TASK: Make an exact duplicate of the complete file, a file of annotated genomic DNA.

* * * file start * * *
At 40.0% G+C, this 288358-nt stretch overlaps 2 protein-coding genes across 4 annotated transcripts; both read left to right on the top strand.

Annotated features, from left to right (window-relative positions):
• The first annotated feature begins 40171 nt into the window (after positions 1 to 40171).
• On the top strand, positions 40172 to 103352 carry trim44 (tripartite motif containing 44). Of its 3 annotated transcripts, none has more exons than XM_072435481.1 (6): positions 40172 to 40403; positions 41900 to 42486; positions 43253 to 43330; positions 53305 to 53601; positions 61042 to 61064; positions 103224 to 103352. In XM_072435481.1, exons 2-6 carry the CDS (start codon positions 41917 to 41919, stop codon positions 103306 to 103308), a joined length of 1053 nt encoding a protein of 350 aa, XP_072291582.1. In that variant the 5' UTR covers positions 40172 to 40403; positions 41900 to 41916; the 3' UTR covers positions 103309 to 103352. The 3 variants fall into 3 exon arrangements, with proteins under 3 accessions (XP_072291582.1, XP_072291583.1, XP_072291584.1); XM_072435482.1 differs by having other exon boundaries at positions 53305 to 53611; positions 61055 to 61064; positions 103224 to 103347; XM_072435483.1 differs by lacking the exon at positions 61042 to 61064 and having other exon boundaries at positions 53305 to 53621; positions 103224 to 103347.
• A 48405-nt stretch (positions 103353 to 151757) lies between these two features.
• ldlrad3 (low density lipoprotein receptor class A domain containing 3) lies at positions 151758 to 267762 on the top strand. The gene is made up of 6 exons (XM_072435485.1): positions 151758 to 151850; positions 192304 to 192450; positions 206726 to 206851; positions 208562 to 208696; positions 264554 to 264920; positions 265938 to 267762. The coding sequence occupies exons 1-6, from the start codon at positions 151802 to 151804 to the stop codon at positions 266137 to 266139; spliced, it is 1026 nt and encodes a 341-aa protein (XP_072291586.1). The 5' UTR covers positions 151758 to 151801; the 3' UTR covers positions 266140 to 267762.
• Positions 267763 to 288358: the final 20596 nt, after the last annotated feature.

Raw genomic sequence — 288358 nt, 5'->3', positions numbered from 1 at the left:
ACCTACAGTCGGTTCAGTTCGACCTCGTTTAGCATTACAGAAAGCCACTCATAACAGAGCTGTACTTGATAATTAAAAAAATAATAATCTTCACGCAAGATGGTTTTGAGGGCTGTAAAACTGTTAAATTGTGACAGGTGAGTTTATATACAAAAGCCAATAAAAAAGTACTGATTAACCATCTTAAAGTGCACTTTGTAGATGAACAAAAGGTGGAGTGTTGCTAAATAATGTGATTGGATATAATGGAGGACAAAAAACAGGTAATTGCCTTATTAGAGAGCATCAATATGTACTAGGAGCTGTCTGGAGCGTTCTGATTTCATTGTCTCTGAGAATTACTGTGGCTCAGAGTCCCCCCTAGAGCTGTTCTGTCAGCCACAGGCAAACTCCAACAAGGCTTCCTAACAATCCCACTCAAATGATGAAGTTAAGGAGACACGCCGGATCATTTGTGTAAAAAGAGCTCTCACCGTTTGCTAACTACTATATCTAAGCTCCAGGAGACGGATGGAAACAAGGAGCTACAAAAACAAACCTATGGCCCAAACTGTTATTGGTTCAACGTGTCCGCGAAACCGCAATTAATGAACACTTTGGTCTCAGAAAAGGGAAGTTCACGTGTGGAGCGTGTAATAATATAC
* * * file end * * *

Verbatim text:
At 40.0% G+C, this 288358-nt stretch overlaps 2 protein-coding genes across 4 annotated transcripts; both read left to right on the top strand.

Annotated features, from left to right (window-relative positions):
• The first annotated feature begins 40171 nt into the window (after positions 1 to 40171).
• On the top strand, positions 40172 to 103352 carry trim44 (tripartite motif containing 44). Of its 3 annotated transcripts, none has more exons than XM_072435481.1 (6): positions 40172 to 40403; positions 41900 to 42486; positions 43253 to 43330; positions 53305 to 53601; positions 61042 to 61064; positions 103224 to 103352. In XM_072435481.1, exons 2-6 carry the CDS (start codon positions 41917 to 41919, stop codon positions 103306 to 103308), a joined length of 1053 nt encoding a protein of 350 aa, XP_072291582.1. In that variant the 5' UTR covers positions 40172 to 40403; positions 41900 to 41916; the 3' UTR covers positions 103309 to 103352. The 3 variants fall into 3 exon arrangements, with proteins under 3 accessions (XP_072291582.1, XP_072291583.1, XP_072291584.1); XM_072435482.1 differs by having other exon boundaries at positions 53305 to 53611; positions 61055 to 61064; positions 103224 to 103347; XM_072435483.1 differs by lacking the exon at positions 61042 to 61064 and having other exon boundaries at positions 53305 to 53621; positions 103224 to 103347.
• A 48405-nt stretch (positions 103353 to 151757) lies between these two features.
• ldlrad3 (low density lipoprotein receptor class A domain containing 3) lies at positions 151758 to 267762 on the top strand. The gene is made up of 6 exons (XM_072435485.1): positions 151758 to 151850; positions 192304 to 192450; positions 206726 to 206851; positions 208562 to 208696; positions 264554 to 264920; positions 265938 to 267762. The coding sequence occupies exons 1-6, from the start codon at positions 151802 to 151804 to the stop codon at positions 266137 to 266139; spliced, it is 1026 nt and encodes a 341-aa protein (XP_072291586.1). The 5' UTR covers positions 151758 to 151801; the 3' UTR covers positions 266140 to 267762.
• Positions 267763 to 288358: the final 20596 nt, after the last annotated feature.

Raw genomic sequence — 288358 nt, 5'->3', positions numbered from 1 at the left:
ACCTACAGTCGGTTCAGTTCGACCTCGTTTAGCATTACAGAAAGCCACTCATAACAGAGCTGTACTTGATAATTAAAAAAATAATAATCTTCACGCAAGATGGTTTTGAGGGCTGTAAAACTGTTAAATTGTGACAGGTGAGTTTATATACAAAAGCCAATAAAAAAGTACTGATTAACCATCTTAAAGTGCACTTTGTAGATGAACAAAAGGTGGAGTGTTGCTAAATAATGTGATTGGATATAATGGAGGACAAAAAACAGGTAATTGCCTTATTAGAGAGCATCAATATGTACTAGGAGCTGTCTGGAGCGTTCTGATTTCATTGTCTCTGAGAATTACTGTGGCTCAGAGTCCCCCCTAGAGCTGTTCTGTCAGCCACAGGCAAACTCCAACAAGGCTTCCTAACAATCCCACTCAAATGATGAAGTTAAGGAGACACGCCGGATCATTTGTGTAAAAAGAGCTCTCACCGTTTGCTAACTACTATATCTAAGCTCCAGGAGACGGATGGAAACAAGGAGCTACAAAAACAAACCTATGGCCCAAACTGTTATTGGTTCAACGTGTCCGCGAAACCGCAATTAATGAACACTTTGGTCTCAGAAAAGGGAAGTTCACGTGTGGAGCGTGTAATAATATAC